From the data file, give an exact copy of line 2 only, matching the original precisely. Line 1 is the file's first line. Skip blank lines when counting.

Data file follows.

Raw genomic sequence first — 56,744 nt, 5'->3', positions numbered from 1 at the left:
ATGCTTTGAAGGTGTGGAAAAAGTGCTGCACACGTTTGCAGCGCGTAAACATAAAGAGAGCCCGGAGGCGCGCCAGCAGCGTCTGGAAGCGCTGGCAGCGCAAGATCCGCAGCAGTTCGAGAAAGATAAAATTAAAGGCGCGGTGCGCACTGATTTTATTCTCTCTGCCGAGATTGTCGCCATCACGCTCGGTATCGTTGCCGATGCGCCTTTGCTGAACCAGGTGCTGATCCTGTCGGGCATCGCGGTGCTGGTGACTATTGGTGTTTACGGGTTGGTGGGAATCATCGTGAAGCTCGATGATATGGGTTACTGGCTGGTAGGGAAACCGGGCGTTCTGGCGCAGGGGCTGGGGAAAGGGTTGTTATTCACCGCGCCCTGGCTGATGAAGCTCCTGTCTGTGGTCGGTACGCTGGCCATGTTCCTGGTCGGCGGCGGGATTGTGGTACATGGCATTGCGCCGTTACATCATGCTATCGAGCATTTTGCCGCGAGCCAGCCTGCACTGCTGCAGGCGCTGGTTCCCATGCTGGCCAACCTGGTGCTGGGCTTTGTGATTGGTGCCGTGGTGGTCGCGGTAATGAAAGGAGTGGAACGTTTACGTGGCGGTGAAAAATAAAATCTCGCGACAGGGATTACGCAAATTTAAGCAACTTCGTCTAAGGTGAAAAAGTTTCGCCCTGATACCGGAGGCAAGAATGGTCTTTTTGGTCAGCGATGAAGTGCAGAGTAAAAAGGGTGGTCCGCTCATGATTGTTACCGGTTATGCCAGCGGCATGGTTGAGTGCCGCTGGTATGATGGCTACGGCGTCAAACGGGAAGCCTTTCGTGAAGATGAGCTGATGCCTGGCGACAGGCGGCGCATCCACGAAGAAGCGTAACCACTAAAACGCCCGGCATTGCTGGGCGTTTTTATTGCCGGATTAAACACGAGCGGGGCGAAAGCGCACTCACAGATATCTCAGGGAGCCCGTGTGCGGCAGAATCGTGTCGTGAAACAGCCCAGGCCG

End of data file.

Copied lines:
ATGCTTTGAAGGTGTGGAAAAAGTGCTGCACACGTTTGCAGCGCGTAAACATAAAGAGAGCCCGGAGGCGCGCCAGCAGCGTCTGGAAGCGCTGGCAGCGCAAGATCCGCAGCAGTTCGAGAAAGATAAAATTAAAGGCGCGGTGCGCACTGATTTTATTCTCTCTGCCGAGATTGTCGCCATCACGCTCGGTATCGTTGCCGATGCGCCTTTGCTGAACCAGGTGCTGATCCTGTCGGGCATCGCGGTGCTGGTGACTATTGGTGTTTACGGGTTGGTGGGAATCATCGTGAAGCTCGATGATATGGGTTACTGGCTGGTAGGGAAACCGGGCGTTCTGGCGCAGGGGCTGGGGAAAGGGTTGTTATTCACCGCGCCCTGGCTGATGAAGCTCCTGTCTGTGGTCGGTACGCTGGCCATGTTCCTGGTCGGCGGCGGGATTGTGGTACATGGCATTGCGCCGTTACATCATGCTATCGAGCATTTTGCCGCGAGCCAGCCTGCACTGCTGCAGGCGCTGGTTCCCATGCTGGCCAACCTGGTGCTGGGCTTTGTGATTGGTGCCGTGGTGGTCGCGGTAATGAAAGGAGTGGAACGTTTACGTGGCGGTGAAAAATAAAATCTCGCGACAGGGATTACGCAAATTTAAGCAACTTCGTCTAAGGTGAAAAAGTTTCGCCCTGATACCGGAGGCAAGAATGGTCTTTTTGGTCAGCGATGAAGTGCAGAGTAAAAAGGGTGGTCCGCTCATGATTGTTACCGGTTATGCCAGCGGCATGGTTGAGTGCCGCTGGTATGATGGCTACGGCGTCAAACGGGAAGCCTTTCGTGAAGATGAGCTGATGCCTGGCGACAGGCGGCGCATCCACGAAGAAGCGTAACCACTAAAACGCCCGGCATTGCTGGGCGTTTTTATTGCCGGATTAAACACGAGCGGGGCGAAAGCGCACTCACAGATATCTCAGGGAGCCCGTGTGCGGCAGAATCGTGTCGTGAAACAGCCCAGGCCG